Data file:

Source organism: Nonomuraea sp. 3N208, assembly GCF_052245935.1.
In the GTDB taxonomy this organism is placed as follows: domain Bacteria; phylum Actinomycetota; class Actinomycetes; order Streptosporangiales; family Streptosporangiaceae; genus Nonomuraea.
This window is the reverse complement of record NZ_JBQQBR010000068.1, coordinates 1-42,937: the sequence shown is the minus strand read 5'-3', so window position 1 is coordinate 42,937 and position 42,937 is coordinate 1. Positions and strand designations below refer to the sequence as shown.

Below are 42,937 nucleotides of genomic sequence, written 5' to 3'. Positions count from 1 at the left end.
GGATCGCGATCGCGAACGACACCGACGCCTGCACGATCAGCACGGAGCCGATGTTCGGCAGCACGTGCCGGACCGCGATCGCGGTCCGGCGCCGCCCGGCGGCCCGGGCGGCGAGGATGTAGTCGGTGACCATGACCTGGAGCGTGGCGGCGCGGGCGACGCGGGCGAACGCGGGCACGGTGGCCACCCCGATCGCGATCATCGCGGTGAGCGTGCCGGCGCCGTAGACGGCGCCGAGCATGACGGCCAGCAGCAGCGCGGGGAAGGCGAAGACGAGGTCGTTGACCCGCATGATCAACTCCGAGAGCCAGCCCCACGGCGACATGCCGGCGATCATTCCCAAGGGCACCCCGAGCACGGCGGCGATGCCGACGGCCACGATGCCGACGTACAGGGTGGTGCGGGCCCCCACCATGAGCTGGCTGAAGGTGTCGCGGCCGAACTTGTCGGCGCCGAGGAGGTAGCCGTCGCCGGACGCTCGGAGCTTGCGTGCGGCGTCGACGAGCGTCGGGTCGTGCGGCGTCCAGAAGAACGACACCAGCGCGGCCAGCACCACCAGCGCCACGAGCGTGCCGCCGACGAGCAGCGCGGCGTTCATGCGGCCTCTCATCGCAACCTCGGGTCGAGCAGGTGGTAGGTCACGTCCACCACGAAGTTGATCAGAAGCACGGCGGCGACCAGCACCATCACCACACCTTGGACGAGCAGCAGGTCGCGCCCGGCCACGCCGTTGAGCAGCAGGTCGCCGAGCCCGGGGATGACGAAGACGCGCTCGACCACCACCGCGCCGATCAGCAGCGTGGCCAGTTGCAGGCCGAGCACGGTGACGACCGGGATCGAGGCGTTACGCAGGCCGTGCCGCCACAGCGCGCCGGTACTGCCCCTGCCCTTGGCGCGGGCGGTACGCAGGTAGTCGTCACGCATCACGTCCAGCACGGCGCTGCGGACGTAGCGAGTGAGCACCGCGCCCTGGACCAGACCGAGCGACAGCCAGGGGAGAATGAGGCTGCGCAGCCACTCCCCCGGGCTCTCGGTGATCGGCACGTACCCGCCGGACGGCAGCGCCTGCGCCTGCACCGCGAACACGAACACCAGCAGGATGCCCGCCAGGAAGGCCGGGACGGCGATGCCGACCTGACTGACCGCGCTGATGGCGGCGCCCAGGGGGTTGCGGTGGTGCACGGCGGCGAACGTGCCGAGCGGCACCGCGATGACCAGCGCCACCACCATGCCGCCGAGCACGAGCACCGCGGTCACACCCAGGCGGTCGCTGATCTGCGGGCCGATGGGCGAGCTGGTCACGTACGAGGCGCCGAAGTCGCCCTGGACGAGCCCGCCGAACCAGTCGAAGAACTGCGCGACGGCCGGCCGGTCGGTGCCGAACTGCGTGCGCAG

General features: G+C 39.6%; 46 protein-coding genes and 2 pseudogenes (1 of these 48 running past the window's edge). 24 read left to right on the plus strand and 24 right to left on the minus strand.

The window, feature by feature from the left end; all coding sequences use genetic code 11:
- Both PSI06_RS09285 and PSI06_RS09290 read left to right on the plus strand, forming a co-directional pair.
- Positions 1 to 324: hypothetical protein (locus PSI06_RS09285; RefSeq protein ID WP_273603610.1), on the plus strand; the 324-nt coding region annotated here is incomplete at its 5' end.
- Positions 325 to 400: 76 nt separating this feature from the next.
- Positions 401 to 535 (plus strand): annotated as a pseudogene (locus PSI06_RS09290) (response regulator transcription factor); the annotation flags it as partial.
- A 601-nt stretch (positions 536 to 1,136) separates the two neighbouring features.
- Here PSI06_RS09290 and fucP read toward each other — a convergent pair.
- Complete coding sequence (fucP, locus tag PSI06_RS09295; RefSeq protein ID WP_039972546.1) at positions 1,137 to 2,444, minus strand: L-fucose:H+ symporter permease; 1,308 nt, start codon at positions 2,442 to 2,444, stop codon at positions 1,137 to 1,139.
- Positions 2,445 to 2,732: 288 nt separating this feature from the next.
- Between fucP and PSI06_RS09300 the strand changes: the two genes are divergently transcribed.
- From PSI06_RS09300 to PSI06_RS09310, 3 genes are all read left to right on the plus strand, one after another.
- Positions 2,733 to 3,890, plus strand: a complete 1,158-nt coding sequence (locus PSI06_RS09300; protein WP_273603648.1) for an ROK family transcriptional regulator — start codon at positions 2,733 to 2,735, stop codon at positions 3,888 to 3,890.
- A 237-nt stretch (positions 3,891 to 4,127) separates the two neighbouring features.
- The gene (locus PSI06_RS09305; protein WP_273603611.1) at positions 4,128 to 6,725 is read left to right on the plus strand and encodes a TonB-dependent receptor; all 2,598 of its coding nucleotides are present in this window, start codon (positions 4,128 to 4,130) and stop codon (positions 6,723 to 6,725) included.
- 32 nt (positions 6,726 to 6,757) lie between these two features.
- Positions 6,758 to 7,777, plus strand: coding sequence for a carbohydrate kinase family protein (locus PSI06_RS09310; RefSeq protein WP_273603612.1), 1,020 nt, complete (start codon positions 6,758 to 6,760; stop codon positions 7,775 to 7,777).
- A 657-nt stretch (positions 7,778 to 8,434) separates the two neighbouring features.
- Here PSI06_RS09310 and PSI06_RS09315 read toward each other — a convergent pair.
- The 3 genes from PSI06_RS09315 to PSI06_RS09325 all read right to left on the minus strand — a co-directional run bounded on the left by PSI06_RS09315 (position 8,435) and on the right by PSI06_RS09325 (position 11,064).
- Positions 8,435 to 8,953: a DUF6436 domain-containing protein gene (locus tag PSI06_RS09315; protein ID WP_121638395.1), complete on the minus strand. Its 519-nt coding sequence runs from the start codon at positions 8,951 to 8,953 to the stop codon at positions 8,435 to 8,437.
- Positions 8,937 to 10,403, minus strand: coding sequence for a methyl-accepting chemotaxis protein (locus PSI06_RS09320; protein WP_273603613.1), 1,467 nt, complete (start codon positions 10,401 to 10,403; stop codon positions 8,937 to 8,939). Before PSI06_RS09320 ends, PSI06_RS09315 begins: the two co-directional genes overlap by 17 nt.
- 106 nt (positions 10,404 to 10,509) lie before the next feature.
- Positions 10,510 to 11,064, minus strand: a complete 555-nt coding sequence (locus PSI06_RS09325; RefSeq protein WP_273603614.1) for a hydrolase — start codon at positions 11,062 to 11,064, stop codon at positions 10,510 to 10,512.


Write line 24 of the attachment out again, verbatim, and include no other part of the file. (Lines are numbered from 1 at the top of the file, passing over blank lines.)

- Here PSI06_RS09310 and PSI06_RS09315 read toward each other — a convergent pair.